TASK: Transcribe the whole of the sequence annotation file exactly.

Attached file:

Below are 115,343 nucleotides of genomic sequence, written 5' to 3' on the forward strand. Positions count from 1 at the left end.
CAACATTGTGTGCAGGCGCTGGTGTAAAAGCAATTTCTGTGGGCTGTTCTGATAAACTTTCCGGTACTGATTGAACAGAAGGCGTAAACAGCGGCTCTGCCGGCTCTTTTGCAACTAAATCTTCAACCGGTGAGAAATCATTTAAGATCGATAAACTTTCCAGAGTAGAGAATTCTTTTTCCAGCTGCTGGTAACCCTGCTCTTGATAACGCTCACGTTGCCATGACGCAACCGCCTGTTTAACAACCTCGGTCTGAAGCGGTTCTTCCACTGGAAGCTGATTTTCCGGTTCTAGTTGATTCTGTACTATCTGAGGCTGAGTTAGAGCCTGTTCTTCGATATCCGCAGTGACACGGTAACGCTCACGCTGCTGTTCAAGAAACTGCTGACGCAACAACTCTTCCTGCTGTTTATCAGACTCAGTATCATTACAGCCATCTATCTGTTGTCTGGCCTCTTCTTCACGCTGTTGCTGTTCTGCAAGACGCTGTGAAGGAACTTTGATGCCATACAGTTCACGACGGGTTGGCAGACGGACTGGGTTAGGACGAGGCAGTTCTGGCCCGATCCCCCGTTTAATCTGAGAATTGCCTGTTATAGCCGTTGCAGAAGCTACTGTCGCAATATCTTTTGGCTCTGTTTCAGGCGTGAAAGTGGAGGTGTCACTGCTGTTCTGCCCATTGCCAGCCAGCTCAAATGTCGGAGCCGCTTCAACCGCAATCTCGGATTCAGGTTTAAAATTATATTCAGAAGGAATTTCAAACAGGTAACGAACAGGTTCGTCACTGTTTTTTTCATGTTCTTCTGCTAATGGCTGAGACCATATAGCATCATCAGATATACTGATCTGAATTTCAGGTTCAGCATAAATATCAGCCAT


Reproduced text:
Below are 115,343 nucleotides of genomic sequence, written 5' to 3' on the forward strand. Positions count from 1 at the left end.
CAACATTGTGTGCAGGCGCTGGTGTAAAAGCAATTTCTGTGGGCTGTTCTGATAAACTTTCCGGTACTGATTGAACAGAAGGCGTAAACAGCGGCTCTGCCGGCTCTTTTGCAACTAAATCTTCAACCGGTGAGAAATCATTTAAGATCGATAAACTTTCCAGAGTAGAGAATTCTTTTTCCAGCTGCTGGTAACCCTGCTCTTGATAACGCTCACGTTGCCATGACGCAACCGCCTGTTTAACAACCTCGGTCTGAAGCGGTTCTTCCACTGGAAGCTGATTTTCCGGTTCTAGTTGATTCTGTACTATCTGAGGCTGAGTTAGAGCCTGTTCTTCGATATCCGCAGTGACACGGTAACGCTCACGCTGCTGTTCAAGAAACTGCTGACGCAACAACTCTTCCTGCTGTTTATCAGACTCAGTATCATTACAGCCATCTATCTGTTGTCTGGCCTCTTCTTCACGCTGTTGCTGTTCTGCAAGACGCTGTGAAGGAACTTTGATGCCATACAGTTCACGACGGGTTGGCAGACGGACTGGGTTAGGACGAGGCAGTTCTGGCCCGATCCCCCGTTTAATCTGAGAATTGCCTGTTATAGCCGTTGCAGAAGCTACTGTCGCAATATCTTTTGGCTCTGTTTCAGGCGTGAAAGTGGAGGTGTCACTGCTGTTCTGCCCATTGCCAGCCAGCTCAAATGTCGGAGCCGCTTCAACCGCAATCTCGGATTCAGGTTTAAAATTATATTCAGAAGGAATTTCAAACAGGTAACGAACAGGTTCGTCACTGTTTTTTTCATGTTCTTCTGCTAATGGCTGAGACCATATAGCATCATCAGATATACTGATCTGAATTTCAGGTTCAGCATAAATATCAGCCAT